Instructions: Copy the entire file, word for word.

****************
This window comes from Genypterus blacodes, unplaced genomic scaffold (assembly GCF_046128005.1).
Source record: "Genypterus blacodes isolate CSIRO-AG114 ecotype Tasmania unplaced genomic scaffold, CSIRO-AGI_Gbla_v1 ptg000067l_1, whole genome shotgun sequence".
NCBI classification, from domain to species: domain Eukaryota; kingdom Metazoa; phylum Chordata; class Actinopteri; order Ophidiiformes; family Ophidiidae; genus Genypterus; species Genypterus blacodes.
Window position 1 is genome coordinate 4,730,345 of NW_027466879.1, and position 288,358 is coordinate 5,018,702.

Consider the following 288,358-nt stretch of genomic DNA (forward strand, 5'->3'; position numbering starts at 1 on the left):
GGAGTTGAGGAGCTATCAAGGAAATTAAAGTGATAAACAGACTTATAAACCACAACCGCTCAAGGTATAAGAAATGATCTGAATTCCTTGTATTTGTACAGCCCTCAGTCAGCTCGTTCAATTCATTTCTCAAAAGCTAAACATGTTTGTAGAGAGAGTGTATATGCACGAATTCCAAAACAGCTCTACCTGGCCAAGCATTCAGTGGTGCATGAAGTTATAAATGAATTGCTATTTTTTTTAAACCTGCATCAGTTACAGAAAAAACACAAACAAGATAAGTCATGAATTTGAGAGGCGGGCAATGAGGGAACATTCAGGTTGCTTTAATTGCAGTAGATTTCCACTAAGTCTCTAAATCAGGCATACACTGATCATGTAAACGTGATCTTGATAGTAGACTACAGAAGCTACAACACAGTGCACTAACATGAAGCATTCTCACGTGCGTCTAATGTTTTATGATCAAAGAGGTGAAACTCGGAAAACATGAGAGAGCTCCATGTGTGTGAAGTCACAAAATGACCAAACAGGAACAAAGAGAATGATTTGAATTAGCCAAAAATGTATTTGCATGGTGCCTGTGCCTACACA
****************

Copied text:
This window comes from Genypterus blacodes, unplaced genomic scaffold (assembly GCF_046128005.1).
Source record: "Genypterus blacodes isolate CSIRO-AG114 ecotype Tasmania unplaced genomic scaffold, CSIRO-AGI_Gbla_v1 ptg000067l_1, whole genome shotgun sequence".
NCBI classification, from domain to species: domain Eukaryota; kingdom Metazoa; phylum Chordata; class Actinopteri; order Ophidiiformes; family Ophidiidae; genus Genypterus; species Genypterus blacodes.
Window position 1 is genome coordinate 4,730,345 of NW_027466879.1, and position 288,358 is coordinate 5,018,702.

Consider the following 288,358-nt stretch of genomic DNA (forward strand, 5'->3'; position numbering starts at 1 on the left):
GGAGTTGAGGAGCTATCAAGGAAATTAAAGTGATAAACAGACTTATAAACCACAACCGCTCAAGGTATAAGAAATGATCTGAATTCCTTGTATTTGTACAGCCCTCAGTCAGCTCGTTCAATTCATTTCTCAAAAGCTAAACATGTTTGTAGAGAGAGTGTATATGCACGAATTCCAAAACAGCTCTACCTGGCCAAGCATTCAGTGGTGCATGAAGTTATAAATGAATTGCTATTTTTTTTAAACCTGCATCAGTTACAGAAAAAACACAAACAAGATAAGTCATGAATTTGAGAGGCGGGCAATGAGGGAACATTCAGGTTGCTTTAATTGCAGTAGATTTCCACTAAGTCTCTAAATCAGGCATACACTGATCATGTAAACGTGATCTTGATAGTAGACTACAGAAGCTACAACACAGTGCACTAACATGAAGCATTCTCACGTGCGTCTAATGTTTTATGATCAAAGAGGTGAAACTCGGAAAACATGAGAGAGCTCCATGTGTGTGAAGTCACAAAATGACCAAACAGGAACAAAGAGAATGATTTGAATTAGCCAAAAATGTATTTGCATGGTGCCTGTGCCTACACA